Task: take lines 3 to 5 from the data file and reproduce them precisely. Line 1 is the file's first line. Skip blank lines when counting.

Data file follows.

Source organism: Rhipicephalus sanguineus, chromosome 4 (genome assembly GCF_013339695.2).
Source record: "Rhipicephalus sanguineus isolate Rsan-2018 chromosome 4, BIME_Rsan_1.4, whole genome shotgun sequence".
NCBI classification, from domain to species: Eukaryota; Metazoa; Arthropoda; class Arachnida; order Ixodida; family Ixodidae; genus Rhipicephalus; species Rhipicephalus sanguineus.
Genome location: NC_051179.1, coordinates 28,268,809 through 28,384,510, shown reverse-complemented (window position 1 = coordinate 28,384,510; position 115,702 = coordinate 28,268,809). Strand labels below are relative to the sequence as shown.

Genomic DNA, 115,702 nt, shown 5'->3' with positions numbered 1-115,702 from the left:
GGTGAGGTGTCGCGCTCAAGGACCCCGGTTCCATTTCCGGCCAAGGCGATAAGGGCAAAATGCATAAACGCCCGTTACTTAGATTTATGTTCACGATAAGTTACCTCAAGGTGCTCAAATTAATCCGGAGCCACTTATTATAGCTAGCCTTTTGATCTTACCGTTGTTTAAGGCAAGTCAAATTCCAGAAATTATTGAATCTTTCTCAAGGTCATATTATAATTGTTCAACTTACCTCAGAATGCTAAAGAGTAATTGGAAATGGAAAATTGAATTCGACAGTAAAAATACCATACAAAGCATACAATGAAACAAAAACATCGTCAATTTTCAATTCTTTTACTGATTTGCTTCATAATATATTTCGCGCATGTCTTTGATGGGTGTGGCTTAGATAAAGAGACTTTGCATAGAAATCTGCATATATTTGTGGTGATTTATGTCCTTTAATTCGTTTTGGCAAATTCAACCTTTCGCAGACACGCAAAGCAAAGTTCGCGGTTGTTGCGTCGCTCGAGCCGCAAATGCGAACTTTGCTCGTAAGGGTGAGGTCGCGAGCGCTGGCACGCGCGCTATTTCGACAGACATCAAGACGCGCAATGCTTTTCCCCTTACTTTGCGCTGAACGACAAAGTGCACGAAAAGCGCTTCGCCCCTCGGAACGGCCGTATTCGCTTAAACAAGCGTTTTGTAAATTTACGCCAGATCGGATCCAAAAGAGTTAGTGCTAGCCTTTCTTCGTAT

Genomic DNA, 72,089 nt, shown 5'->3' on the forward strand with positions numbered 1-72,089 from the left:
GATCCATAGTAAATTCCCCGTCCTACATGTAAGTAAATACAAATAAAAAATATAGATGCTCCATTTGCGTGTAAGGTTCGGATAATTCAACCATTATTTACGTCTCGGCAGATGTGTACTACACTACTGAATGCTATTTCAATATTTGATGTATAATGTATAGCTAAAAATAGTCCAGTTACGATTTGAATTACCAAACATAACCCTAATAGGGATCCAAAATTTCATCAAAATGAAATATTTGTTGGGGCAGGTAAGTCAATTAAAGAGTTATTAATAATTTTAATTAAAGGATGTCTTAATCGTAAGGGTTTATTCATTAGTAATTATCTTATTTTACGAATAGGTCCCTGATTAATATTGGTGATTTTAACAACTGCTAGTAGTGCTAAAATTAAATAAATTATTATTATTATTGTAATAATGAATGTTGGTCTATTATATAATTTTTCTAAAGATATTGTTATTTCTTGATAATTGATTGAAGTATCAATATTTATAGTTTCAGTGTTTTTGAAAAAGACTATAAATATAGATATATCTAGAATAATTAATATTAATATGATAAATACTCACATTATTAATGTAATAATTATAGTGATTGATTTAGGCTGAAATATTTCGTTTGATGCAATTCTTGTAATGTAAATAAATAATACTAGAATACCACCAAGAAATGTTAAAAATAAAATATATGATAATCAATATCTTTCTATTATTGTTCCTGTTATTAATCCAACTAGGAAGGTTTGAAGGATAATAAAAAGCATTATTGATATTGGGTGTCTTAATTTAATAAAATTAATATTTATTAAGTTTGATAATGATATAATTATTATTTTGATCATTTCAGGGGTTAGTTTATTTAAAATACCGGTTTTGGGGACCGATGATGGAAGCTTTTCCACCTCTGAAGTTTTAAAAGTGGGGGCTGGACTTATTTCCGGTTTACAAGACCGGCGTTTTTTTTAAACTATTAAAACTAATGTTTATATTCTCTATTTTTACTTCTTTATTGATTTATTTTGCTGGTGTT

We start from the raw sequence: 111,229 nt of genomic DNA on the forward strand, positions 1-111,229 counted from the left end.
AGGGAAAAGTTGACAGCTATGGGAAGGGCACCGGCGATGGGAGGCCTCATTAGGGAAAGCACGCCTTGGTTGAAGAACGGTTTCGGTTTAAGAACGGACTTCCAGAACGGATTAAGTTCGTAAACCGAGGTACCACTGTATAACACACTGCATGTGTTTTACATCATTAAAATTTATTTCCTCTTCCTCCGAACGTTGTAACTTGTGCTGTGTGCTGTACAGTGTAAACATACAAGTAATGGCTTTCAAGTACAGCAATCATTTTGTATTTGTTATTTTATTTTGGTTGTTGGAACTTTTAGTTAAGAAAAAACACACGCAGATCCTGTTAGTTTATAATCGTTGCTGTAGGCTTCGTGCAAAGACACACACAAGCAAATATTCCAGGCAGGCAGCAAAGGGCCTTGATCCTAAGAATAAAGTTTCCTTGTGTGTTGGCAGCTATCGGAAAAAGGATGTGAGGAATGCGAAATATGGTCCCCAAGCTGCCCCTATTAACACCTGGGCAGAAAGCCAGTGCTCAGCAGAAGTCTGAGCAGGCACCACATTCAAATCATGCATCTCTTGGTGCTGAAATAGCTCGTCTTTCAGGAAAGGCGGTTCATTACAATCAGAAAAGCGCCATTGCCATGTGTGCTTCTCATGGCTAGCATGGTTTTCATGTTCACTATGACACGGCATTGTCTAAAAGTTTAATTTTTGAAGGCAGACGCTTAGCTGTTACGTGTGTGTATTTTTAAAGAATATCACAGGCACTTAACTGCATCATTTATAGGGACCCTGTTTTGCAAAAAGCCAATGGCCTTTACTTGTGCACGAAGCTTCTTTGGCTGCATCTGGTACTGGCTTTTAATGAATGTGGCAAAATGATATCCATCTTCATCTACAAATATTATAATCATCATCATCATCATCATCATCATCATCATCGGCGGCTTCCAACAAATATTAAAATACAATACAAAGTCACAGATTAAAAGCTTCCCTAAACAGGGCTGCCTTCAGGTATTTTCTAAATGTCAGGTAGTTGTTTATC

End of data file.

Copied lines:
NCBI classification, from domain to species: Eukaryota; Metazoa; Arthropoda; class Arachnida; order Ixodida; family Ixodidae; genus Rhipicephalus; species Rhipicephalus sanguineus.
Genome location: NC_051179.1, coordinates 28,268,809 through 28,384,510, shown reverse-complemented (window position 1 = coordinate 28,384,510; position 115,702 = coordinate 28,268,809). Strand labels below are relative to the sequence as shown.

Genomic DNA, 115,702 nt, shown 5'->3' with positions numbered 1-115,702 from the left: